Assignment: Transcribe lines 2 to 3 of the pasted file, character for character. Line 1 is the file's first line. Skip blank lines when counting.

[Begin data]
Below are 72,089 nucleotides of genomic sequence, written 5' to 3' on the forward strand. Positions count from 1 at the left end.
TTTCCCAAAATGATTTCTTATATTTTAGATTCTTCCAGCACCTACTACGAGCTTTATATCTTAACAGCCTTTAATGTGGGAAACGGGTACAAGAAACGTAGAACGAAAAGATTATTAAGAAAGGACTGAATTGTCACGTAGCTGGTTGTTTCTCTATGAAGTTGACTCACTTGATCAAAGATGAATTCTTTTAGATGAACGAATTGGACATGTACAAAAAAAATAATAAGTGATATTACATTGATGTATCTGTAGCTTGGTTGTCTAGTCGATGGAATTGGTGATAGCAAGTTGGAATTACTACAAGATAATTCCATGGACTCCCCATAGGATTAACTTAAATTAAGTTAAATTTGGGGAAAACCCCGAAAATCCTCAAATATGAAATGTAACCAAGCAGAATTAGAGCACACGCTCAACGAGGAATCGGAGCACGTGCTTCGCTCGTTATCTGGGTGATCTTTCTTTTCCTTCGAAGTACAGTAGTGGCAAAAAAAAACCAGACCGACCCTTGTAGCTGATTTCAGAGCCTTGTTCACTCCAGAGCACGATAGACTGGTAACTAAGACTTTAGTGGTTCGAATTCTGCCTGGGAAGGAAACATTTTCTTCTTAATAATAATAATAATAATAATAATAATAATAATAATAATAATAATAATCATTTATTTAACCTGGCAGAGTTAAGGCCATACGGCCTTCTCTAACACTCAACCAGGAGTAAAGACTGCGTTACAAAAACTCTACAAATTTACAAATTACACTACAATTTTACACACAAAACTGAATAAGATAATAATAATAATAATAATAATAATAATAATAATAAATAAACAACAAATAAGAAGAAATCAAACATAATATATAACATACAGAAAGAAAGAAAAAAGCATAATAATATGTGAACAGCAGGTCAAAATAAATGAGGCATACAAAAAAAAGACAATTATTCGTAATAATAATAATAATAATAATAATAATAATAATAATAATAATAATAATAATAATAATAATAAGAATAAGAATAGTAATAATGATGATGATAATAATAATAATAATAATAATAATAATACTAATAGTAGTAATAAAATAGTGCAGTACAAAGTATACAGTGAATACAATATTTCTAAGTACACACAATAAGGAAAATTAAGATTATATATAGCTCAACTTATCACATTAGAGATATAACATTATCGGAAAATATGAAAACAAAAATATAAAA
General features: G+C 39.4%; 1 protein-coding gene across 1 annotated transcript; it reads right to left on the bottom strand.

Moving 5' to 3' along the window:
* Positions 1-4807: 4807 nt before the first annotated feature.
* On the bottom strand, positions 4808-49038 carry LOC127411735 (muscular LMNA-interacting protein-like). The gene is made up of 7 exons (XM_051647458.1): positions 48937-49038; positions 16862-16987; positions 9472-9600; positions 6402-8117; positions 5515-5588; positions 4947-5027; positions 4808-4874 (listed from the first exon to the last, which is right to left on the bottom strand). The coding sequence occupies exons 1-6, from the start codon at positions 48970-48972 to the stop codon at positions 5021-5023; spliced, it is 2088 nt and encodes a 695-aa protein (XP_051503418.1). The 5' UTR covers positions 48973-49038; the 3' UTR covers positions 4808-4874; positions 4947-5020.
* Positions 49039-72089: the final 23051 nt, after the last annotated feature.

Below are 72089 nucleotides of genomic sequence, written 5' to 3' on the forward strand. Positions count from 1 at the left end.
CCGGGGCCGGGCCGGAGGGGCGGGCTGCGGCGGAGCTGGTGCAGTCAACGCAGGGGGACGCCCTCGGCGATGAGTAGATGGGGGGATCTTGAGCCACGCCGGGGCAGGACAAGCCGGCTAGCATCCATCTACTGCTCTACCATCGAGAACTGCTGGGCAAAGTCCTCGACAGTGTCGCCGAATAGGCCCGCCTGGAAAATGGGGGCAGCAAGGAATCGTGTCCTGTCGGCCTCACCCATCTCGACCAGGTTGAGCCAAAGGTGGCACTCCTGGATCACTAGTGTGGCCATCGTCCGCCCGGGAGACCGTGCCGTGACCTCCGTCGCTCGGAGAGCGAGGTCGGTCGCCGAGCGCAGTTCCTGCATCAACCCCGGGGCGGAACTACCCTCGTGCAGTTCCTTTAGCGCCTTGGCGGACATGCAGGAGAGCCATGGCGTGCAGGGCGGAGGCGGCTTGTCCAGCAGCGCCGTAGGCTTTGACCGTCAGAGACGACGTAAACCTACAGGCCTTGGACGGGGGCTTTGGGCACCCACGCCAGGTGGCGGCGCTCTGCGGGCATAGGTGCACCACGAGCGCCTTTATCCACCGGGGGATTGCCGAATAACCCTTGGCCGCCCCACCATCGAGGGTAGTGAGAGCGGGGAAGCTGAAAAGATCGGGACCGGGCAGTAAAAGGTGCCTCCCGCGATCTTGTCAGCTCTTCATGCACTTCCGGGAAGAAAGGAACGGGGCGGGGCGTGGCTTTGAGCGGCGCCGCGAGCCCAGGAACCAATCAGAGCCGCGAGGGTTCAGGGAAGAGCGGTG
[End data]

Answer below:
TTTCCCAAAATGATTTCTTATATTTTAGATTCTTCCAGCACCTACTACGAGCTTTATATCTTAACAGCCTTTAATGTGGGAAACGGGTACAAGAAACGTAGAACGAAAAGATTATTAAGAAAGGACTGAATTGTCACGTAGCTGGTTGTTTCTCTATGAAGTTGACTCACTTGATCAAAGATGAATTCTTTTAGATGAACGAATTGGACATGTACAAAAAAAATAATAAGTGATATTACATTGATGTATCTGTAGCTTGGTTGTCTAGTCGATGGAATTGGTGATAGCAAGTTGGAATTACTACAAGATAATTCCATGGACTCCCCATAGGATTAACTTAAATTAAGTTAAATTTGGGGAAAACCCCGAAAATCCTCAAATATGAAATGTAACCAAGCAGAATTAGAGCACACGCTCAACGAGGAATCGGAGCACGTGCTTCGCTCGTTATCTGGGTGATCTTTCTTTTCCTTCGAAGTACAGTAGTGGCAAAAAAAAACCAGACCGACCCTTGTAGCTGATTTCAGAGCCTTGTTCACTCCAGAGCACGATAGACTGGTAACTAAGACTTTAGTGGTTCGAATTCTGCCTGGGAAGGAAACATTTTCTTCTTAATAATAATAATAATAATAATAATAATAATAATAATAATAATAATAATCATTTATTTAACCTGGCAGAGTTAAGGCCATACGGCCTTCTCTAACACTCAACCAGGAGTAAAGACTGCGTTACAAAAACTCTACAAATTTACAAATTACACTACAATTTTACACACAAAACTGAATAAGATAATAATAATAATAATAATAATAATAATAATAATAAATAAACAACAAATAAGAAGAAATCAAACATAATATATAACATACAGAAAGAAAGAAAAAAGCATAATAATATGTGAACAGCAGGTCAAAATAAATGAGGCATACAAAAAAAAGACAATTATTCGTAATAATAATAATAATAATAATAATAATAATAATAATAATAATAATAATAATAATAATAATAAGAATAAGAATAGTAATAATGATGATGATAATAATAATAATAATAATAATAATAATACTAATAGTAGTAATAAAATAGTGCAGTACAAAGTATACAGTGAATACAATATTTCTAAGTACACACAATAAGGAAAATTAAGATTATATATAGCTCAACTTATCACATTAGAGATATAACATTATCGGAAAATATGAAAACAAAAATATAAAA
General features: G+C 39.4%; 1 protein-coding gene across 1 annotated transcript; it reads right to left on the bottom strand.